This past week I’ve spent every spare minute (and even some when I was supposed to be working my full-time job) working on Draft #4 of the film script for True Surrender.
(Yes! For those of you who said that True Surrender would make an awesome Lifetime Movie – and I was surprised how often that came up – I’m finally taking the first step.)
It shocked me for the obvious reasons – the reasons everyone else was shocked. Namely, the sheer violence and – well, who can really be that sick?
But it is also eerily similar to a scene in True Surrender that I happened to be working on right then, when I heard about James Foley. (And yes, I probably would have watched the whole sordid video if I could have, trash basket nearby in case I felt ill.)
We don’t ‘see’ the violence in either the book or the film script of True Surrender, but in this scene, an American military officer is killed in a ‘snuff movie’ that is shown to our hero, who then tells the heroine about it.
The details are left vague (on purpose) but the reader/viewer gets the impression the officer’s throat was slashed because of earlier events in the story:
“I know what the doctor said about PTSD,” Holly said quietly. “And I know about the missing officer in Afghanistan.”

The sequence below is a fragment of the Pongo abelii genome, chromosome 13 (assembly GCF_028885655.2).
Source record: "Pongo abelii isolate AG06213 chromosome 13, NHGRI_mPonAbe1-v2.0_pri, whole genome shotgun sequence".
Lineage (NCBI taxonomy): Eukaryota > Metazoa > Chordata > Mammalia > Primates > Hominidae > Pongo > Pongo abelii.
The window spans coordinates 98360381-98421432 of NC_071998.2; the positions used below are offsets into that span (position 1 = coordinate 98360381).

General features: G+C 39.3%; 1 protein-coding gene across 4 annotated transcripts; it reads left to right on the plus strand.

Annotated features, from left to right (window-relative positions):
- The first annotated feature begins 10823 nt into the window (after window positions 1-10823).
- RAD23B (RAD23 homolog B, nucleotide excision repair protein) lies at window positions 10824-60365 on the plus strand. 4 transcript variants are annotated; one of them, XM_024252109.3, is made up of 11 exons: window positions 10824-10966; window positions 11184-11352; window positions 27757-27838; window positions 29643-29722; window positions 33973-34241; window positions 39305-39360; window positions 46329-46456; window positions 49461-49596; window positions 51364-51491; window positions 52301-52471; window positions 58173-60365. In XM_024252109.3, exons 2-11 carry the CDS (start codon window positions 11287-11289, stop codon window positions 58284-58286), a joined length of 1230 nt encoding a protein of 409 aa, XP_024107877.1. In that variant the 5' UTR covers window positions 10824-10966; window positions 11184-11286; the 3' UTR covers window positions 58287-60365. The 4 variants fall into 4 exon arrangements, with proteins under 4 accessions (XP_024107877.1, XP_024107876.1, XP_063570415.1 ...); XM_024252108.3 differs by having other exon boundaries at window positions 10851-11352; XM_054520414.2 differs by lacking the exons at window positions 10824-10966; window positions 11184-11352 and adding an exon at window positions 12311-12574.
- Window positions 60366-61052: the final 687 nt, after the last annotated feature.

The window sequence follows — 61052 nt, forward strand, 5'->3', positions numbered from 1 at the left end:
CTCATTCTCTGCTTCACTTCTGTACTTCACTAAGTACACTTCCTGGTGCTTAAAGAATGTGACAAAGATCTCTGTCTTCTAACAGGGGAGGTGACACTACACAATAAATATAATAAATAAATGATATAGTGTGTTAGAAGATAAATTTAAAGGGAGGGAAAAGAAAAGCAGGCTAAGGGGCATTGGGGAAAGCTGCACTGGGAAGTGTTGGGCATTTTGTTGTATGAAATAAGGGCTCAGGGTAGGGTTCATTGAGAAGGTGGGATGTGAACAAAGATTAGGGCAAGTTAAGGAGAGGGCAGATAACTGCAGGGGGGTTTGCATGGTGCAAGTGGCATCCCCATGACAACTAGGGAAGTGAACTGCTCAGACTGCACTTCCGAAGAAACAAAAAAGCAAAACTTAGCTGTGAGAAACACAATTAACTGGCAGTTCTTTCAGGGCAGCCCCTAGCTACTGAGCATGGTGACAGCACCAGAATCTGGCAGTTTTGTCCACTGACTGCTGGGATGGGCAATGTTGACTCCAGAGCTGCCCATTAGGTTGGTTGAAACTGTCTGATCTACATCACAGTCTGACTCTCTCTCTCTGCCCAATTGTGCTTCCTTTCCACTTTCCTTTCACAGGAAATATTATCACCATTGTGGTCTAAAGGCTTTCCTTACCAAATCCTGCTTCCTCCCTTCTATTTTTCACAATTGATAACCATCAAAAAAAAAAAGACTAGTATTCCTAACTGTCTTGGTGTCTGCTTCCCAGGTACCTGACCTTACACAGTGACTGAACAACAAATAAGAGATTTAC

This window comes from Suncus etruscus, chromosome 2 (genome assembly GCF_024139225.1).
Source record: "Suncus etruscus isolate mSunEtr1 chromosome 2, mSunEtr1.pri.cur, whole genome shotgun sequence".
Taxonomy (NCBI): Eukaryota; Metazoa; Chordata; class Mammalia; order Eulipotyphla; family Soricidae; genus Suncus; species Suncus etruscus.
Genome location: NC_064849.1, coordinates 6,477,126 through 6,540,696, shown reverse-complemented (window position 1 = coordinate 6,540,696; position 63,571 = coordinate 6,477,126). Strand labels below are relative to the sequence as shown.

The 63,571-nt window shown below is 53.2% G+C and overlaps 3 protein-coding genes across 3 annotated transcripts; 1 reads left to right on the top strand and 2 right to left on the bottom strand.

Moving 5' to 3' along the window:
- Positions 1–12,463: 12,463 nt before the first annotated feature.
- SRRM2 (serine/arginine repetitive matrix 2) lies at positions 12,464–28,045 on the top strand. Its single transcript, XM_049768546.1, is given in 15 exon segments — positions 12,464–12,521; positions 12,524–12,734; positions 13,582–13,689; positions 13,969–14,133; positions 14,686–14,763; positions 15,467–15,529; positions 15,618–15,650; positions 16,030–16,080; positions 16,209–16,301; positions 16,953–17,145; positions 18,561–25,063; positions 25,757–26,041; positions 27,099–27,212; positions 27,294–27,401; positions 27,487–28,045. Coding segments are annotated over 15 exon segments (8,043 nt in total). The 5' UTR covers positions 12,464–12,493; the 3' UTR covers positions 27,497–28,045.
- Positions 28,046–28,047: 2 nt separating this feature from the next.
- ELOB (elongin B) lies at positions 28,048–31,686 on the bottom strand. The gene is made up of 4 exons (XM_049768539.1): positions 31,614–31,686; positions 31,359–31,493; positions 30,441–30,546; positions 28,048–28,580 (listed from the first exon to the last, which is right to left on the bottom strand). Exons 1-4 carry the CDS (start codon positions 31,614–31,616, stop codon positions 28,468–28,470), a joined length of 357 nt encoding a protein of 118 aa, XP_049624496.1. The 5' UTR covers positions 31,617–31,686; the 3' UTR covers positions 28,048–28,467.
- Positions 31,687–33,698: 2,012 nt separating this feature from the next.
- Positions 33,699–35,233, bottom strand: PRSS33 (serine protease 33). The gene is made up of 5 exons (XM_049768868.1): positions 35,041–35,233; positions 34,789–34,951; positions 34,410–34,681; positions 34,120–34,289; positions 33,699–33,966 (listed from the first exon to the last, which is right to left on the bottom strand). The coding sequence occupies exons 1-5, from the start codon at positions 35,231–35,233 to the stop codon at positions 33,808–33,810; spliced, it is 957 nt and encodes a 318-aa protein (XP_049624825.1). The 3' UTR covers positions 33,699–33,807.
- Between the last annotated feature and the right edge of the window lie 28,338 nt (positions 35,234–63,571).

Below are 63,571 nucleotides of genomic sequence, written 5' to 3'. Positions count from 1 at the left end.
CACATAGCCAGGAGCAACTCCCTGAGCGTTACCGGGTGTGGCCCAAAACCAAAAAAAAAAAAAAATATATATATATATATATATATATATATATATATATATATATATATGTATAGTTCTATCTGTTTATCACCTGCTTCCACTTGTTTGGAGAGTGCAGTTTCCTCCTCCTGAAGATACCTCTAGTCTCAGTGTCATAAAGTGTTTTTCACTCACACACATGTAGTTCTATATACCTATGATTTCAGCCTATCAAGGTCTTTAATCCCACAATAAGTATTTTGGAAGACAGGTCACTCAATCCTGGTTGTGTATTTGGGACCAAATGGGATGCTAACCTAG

Aaron drew a sharp breath as bile threatened to rush into his throat. Unconsciously his fingers tightened against her jaw.
“Aaron?” She covered his hand with hers.
“There’s so much I need to tell you…”
“No more secrets,” she said.
“No.” He needed her to know; wanted to share his life with her.
“Promise?” she said.
He nodded. “We got a transmission yesterday—” His voice cracked.
“A message of unknown origin,” he said. “It was…ah…”
He had to choke the words out around a lump in this throat the size of a golf ball. “A snuff movie.”
“God, Aaron, you don’t mean…?”
Aaron nodded. “They videotaped themselves killing him.”
She couldn’t bring herself to ask for details. “Scott said it was similar to…to what you…”
“That could have been you,” she whispered.
“He has a wife and kids,” Aaron said. “Better I should have died over there than him.”
As much as I feel for James Foley, his family, and hell, the world… this event is morbidly fascinating to me as a writer. The above scene was written in 2010 or 2011, so way before this week’s media coverage of James Foley. Fictional characters like those in True Surrender are allowed to be tortured (both physically and mentally), and villains are allowed to be too awful to believe.
I wish it weren’t so in the real world.